Kuhn, 1965. Fossilium Catalogus 1: Animalia. Pars 109: Saurischia. Ysel Press. 94 pp.
Carrano, Benson and Sampson, 2012. The phylogeny of Tetanurae (Dinosauria: Theropoda). Journal of Systematic Palaeontology. 10(2), 211-300.
Surmik and Brachaniec, 2013. The large superpredators' teeth from Middle Triassic of Poland. Contemporary Trends in Geoscience. 2, 91-94.
Skawiński, Ziegler, Czepiński, Szermański, Tałanda, Surmik and Niedźwiedzki, 2017 (online 2016). A re-evaluation of the historical 'dinosaur' remains from the Middle-Upper Triassic of Poland. Historical Biology. 29(4), 442-472.


Holotype tooth of "Zanclodon" silesiacus (University of Griefswalden/Göttinger coll.; lost?) in labial (A), basal section (B) and more apical section (C) (after Jaekel, 1910).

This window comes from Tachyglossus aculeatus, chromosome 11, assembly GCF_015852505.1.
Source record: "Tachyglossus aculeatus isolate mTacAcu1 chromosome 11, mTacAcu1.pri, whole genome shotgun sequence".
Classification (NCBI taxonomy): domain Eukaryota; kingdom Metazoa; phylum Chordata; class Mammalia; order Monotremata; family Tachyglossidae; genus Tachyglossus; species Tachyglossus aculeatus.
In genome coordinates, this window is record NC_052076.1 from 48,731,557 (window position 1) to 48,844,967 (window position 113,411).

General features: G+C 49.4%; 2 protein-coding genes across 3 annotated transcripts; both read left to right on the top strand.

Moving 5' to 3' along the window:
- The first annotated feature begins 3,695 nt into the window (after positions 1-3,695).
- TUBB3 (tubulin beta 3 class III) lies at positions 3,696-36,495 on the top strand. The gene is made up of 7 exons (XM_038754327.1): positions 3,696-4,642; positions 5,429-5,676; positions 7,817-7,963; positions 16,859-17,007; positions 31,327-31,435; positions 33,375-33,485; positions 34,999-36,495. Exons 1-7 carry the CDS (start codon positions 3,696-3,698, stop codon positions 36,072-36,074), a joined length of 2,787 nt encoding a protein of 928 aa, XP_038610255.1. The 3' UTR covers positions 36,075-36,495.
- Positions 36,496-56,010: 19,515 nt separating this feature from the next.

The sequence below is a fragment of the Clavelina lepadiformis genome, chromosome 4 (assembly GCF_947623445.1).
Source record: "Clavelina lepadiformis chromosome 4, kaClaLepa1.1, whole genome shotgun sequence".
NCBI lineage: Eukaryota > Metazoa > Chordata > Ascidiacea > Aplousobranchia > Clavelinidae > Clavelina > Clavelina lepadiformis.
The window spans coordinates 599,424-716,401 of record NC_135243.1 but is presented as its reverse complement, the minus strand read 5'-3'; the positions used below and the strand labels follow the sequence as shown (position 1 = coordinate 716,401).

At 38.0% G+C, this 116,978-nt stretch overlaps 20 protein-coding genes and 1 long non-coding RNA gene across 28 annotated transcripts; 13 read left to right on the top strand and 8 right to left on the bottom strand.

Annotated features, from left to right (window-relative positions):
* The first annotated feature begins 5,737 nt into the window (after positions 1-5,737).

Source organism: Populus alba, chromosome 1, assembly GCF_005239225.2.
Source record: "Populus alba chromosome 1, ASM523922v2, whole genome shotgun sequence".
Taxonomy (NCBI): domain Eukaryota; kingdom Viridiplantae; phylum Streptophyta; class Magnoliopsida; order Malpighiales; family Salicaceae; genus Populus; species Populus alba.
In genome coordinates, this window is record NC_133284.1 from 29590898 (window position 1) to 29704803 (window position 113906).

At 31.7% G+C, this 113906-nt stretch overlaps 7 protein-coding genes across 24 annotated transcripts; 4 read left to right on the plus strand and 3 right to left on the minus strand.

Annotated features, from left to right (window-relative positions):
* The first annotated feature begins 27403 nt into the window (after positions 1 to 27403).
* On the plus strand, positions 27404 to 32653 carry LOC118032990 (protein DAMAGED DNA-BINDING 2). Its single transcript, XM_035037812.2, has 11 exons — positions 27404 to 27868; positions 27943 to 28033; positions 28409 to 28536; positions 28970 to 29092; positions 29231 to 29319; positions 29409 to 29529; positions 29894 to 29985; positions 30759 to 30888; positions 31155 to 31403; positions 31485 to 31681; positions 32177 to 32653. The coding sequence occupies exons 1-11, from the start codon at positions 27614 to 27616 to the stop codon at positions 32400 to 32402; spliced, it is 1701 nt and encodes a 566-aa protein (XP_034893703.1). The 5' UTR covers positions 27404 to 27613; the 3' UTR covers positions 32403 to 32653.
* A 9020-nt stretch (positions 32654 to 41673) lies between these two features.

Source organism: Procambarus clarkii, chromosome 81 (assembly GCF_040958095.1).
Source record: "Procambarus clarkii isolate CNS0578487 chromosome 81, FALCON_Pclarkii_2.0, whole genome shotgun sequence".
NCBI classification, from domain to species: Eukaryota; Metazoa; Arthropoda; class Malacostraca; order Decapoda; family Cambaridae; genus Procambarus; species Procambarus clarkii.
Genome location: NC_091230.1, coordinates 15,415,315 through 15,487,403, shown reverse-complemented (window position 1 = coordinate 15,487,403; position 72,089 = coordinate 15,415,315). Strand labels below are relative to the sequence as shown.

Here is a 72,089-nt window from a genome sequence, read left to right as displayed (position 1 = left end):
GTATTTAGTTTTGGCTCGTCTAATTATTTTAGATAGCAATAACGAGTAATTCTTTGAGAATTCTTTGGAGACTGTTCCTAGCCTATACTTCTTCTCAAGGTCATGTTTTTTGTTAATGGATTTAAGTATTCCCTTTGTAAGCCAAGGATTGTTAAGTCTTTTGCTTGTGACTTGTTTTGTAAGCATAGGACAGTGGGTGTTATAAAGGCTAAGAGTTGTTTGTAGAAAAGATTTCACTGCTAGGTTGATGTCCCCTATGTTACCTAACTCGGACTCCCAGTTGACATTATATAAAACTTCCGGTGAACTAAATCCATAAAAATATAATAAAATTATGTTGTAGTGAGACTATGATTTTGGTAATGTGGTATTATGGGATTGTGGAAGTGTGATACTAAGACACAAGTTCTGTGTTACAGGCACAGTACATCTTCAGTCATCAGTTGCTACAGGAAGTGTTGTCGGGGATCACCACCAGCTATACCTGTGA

"Megalosaurus" cloacinus Quenstedt, 1858
= Plateosaurus cloacinus (Quenstedt, 1858) Huene, 1905
= Gresslyosaurus cloacinus (Quenstedt, 1858) Huene, 1932
= Pachysaurus cloacinus (Quenstedt, 1858) Huene, 1932
Rhaetian, Late Triassic
Exter Formation, Germany
- (lost) two teeth
Referred- ?(GPIT and SMNS coll.) many teeth (Huene, 1905)
?(SMNS 52457) tooth (~25x11x? mm) (Huene, 1905)
?(SMNS coll.) teeth (Roemer, 1870)
? seven teeth (Miller Endlich, 1870)
Norian-Rhaetian?, Late Triassic
'Lisów Breccia', Poland
?(University of Wroclaw coll.; lost) two teeth (Roemer, 1870)
Early Hettangian, Early Jurassic
Calcaire de Valognes, Manche, France
?(University of Caen coll.; destroyed) tooth (Rioult, 1978)